Digital Humanities as cognitive dissidence



It\’s hard to believe but it was a year ago that the Primer Encuentro de Humanistas Digitales (First Meeting of Digital Humanists) was held in the Vasconcelos Library in Mexico City (17 and May 18, 2012).

I participated remotely via a poster / flyer and a website entitled \”HD/DC\”, which I set up to provide further context and references, as well as to keep track if anyone had followed the links included on it from the event on the days it took place. (Some indeed did, according to the stats provided by, where I hosted the site).

It was a way of communicating that in the digital humanities it is also necessary to examine how we practice \”academia\”. For example, I wanted to say that not being able to be physically at an event in real-time taking place in a specific geographic location does not necessarily mean we can not participate on it. Digital/Web technologies do offer accessible means to participate remotely, if one is so inclined.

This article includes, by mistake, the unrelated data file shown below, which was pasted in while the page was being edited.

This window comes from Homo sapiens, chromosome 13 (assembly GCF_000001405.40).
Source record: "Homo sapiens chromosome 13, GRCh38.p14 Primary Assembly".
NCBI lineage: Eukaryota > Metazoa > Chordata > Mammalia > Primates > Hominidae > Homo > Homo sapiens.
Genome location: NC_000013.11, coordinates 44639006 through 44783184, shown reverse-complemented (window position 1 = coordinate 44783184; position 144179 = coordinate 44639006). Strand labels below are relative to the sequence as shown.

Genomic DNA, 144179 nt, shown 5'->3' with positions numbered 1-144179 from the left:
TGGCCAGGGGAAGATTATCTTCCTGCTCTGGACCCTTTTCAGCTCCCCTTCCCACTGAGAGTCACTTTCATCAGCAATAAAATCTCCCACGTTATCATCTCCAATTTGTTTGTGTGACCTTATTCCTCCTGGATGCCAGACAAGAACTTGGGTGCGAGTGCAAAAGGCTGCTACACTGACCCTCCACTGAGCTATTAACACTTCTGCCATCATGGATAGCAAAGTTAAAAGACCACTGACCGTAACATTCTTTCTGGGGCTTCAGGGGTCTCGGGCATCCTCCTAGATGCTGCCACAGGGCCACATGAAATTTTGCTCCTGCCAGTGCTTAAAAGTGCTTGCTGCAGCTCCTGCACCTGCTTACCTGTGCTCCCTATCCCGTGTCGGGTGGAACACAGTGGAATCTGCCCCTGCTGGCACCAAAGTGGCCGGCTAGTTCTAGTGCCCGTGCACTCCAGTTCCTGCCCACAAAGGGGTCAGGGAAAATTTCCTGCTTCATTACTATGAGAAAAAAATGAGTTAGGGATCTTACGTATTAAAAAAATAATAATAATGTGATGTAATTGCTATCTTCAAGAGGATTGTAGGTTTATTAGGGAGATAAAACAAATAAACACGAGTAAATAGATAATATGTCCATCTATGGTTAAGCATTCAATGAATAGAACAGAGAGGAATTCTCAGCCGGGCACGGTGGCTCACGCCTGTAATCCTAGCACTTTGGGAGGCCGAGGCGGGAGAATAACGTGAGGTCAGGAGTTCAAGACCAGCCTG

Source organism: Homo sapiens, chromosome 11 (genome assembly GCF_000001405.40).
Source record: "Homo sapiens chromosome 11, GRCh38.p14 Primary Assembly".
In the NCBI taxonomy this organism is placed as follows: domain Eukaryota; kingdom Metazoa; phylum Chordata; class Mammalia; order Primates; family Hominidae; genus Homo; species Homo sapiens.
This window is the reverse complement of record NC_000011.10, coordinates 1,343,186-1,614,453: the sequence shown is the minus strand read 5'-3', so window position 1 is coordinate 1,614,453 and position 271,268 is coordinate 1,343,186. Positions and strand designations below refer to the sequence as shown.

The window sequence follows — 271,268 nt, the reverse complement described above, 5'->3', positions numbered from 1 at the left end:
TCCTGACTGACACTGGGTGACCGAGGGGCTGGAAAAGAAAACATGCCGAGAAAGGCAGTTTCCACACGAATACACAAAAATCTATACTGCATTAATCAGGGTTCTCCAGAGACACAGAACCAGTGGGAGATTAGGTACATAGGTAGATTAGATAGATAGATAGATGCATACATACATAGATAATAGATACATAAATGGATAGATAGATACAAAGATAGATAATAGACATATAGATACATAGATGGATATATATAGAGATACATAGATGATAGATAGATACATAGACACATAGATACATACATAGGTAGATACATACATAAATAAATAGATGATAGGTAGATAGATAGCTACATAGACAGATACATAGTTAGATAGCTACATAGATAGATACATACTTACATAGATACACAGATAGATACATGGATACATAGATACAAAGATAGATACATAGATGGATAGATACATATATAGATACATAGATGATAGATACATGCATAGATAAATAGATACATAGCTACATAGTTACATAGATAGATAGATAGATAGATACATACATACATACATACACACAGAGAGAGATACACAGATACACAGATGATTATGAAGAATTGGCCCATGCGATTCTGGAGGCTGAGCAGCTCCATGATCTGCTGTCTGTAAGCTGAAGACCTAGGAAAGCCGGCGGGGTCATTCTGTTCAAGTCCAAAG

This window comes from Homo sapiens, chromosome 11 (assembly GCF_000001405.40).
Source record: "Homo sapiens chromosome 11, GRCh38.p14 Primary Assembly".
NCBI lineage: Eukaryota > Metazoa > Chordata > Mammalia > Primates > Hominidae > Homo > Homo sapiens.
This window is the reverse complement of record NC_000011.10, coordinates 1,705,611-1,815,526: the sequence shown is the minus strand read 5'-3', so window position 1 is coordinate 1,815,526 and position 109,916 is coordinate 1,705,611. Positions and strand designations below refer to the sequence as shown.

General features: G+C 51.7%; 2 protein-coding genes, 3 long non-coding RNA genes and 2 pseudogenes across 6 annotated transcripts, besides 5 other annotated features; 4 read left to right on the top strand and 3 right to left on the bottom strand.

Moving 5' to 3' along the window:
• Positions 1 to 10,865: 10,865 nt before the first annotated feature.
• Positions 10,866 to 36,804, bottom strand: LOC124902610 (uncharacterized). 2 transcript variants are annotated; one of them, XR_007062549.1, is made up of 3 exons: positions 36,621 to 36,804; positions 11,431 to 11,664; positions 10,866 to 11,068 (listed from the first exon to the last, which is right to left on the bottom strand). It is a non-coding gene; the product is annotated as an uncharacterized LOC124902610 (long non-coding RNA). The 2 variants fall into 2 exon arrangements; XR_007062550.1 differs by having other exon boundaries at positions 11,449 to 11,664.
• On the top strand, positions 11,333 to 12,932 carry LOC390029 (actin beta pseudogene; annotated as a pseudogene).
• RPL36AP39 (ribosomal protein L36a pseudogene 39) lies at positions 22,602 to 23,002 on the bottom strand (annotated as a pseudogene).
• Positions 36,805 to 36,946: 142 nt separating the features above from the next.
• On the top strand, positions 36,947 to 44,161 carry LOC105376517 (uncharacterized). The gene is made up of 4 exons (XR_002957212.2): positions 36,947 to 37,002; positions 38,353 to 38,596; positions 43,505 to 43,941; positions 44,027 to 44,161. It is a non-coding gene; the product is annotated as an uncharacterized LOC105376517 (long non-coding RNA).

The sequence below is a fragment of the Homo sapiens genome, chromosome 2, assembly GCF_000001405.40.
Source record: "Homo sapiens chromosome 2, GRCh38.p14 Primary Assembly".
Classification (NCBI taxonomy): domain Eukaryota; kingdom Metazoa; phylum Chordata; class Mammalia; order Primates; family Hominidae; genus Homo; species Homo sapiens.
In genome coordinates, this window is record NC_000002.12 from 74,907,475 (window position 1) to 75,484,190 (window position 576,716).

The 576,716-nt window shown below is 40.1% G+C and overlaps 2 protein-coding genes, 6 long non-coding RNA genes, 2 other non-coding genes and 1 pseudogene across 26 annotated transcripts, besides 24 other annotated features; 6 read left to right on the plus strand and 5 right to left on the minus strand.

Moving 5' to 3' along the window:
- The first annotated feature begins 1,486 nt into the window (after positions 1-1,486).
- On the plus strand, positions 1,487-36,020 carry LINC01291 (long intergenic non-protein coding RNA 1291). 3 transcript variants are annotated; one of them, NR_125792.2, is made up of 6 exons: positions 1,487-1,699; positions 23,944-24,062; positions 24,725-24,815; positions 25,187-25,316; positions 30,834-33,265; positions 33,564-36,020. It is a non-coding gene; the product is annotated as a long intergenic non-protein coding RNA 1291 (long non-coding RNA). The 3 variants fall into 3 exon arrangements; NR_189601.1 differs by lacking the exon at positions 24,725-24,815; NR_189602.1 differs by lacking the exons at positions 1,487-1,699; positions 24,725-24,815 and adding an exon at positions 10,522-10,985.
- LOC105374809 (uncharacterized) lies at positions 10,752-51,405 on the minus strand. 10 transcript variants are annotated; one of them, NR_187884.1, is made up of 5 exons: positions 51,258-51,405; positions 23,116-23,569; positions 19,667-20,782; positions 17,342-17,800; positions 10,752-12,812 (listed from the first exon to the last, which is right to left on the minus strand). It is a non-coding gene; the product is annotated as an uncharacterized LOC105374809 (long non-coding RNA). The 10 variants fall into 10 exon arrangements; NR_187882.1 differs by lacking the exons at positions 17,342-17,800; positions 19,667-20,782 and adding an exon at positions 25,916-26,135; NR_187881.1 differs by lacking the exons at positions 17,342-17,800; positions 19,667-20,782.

I know that \”Cognitive Dissidence\” sounds pompous and naïve, but the intention was to suggest that in my opinion “DH” should mean not only new ways of doing things but also new ways of thinking about them. What are academics event for? What are the minimum requirements to hold them? When we say “meeting”, what do we mean? Can digital technologies help us think/do academic meetings differently?

So, inspired by the Day of Digital Humanities in Spanish and Portuguese 2013 and by the next Postcolonial Digital Humanities Summer School (#DHpoco) I have now uploaded to figshare that poster / flyer as a slide in PPT format (not a PDF, which means it is editable by whoever downloads it, if such a thing were of interest).

This means that a resource which is already one year-old is given a new lease of life by making it available on another platform. Figshare allows me to see some metrics of who views and downloads the file, and most importantly gives me a Digital Object Identifier for this work that would otherwise be at the mercy of the fragility of a free blog, buried somewhere in the vast expanse of the World Wide Web and completely ignored by the forms current academic recognition.

Humanidades digitales: espacios para la disidencia cognitiva (póster para Primer Encuentro de Humanistas Digitales en la Biblioteca Vasconcelos, Ciudad de México, 17 y 18 de mayo de 2012). Ernesto Priego. figshare.

Author Bio: Ernesto Priego is lecturer in Library Science at City University London and editor in chief of The Comics Grid. Journal of Comics Scholarship.